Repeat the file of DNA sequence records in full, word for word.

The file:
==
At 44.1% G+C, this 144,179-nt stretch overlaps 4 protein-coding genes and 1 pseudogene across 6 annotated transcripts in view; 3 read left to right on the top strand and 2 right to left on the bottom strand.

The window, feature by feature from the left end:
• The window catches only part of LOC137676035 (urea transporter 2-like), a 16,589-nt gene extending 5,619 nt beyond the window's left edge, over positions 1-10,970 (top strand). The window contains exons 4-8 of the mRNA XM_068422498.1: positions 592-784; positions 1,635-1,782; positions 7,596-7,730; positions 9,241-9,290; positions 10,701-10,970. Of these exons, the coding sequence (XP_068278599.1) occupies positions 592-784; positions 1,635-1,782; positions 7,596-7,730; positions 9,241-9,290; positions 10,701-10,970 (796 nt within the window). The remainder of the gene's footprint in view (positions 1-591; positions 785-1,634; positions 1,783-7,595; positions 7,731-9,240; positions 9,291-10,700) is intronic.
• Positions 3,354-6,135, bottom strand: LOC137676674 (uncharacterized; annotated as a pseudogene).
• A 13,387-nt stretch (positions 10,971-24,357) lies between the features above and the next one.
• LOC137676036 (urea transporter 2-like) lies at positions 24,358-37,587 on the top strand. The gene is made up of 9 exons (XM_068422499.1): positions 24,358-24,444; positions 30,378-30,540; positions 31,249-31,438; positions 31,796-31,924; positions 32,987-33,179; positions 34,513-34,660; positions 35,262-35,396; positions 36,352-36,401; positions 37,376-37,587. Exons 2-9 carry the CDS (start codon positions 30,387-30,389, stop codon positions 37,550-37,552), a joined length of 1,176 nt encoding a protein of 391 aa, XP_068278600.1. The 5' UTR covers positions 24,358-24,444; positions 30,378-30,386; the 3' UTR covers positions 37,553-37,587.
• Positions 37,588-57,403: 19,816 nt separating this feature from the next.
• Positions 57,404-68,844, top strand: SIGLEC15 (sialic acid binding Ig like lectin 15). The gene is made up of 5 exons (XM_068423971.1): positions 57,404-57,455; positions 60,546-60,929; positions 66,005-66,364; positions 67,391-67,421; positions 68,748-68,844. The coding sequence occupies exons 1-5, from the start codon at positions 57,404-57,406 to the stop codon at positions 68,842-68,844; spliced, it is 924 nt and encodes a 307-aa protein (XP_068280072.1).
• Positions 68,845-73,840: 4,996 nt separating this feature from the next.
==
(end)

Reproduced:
At 44.1% G+C, this 144,179-nt stretch overlaps 4 protein-coding genes and 1 pseudogene across 6 annotated transcripts in view; 3 read left to right on the top strand and 2 right to left on the bottom strand.

The window, feature by feature from the left end:
• The window catches only part of LOC137676035 (urea transporter 2-like), a 16,589-nt gene extending 5,619 nt beyond the window's left edge, over positions 1-10,970 (top strand). The window contains exons 4-8 of the mRNA XM_068422498.1: positions 592-784; positions 1,635-1,782; positions 7,596-7,730; positions 9,241-9,290; positions 10,701-10,970. Of these exons, the coding sequence (XP_068278599.1) occupies positions 592-784; positions 1,635-1,782; positions 7,596-7,730; positions 9,241-9,290; positions 10,701-10,970 (796 nt within the window). The remainder of the gene's footprint in view (positions 1-591; positions 785-1,634; positions 1,783-7,595; positions 7,731-9,240; positions 9,291-10,700) is intronic.
• Positions 3,354-6,135, bottom strand: LOC137676674 (uncharacterized; annotated as a pseudogene).
• A 13,387-nt stretch (positions 10,971-24,357) lies between the features above and the next one.
• LOC137676036 (urea transporter 2-like) lies at positions 24,358-37,587 on the top strand. The gene is made up of 9 exons (XM_068422499.1): positions 24,358-24,444; positions 30,378-30,540; positions 31,249-31,438; positions 31,796-31,924; positions 32,987-33,179; positions 34,513-34,660; positions 35,262-35,396; positions 36,352-36,401; positions 37,376-37,587. Exons 2-9 carry the CDS (start codon positions 30,387-30,389, stop codon positions 37,550-37,552), a joined length of 1,176 nt encoding a protein of 391 aa, XP_068278600.1. The 5' UTR covers positions 24,358-24,444; positions 30,378-30,386; the 3' UTR covers positions 37,553-37,587.
• Positions 37,588-57,403: 19,816 nt separating this feature from the next.
• Positions 57,404-68,844, top strand: SIGLEC15 (sialic acid binding Ig like lectin 15). The gene is made up of 5 exons (XM_068423971.1): positions 57,404-57,455; positions 60,546-60,929; positions 66,005-66,364; positions 67,391-67,421; positions 68,748-68,844. The coding sequence occupies exons 1-5, from the start codon at positions 57,404-57,406 to the stop codon at positions 68,842-68,844; spliced, it is 924 nt and encodes a 307-aa protein (XP_068280072.1).
• Positions 68,845-73,840: 4,996 nt separating this feature from the next.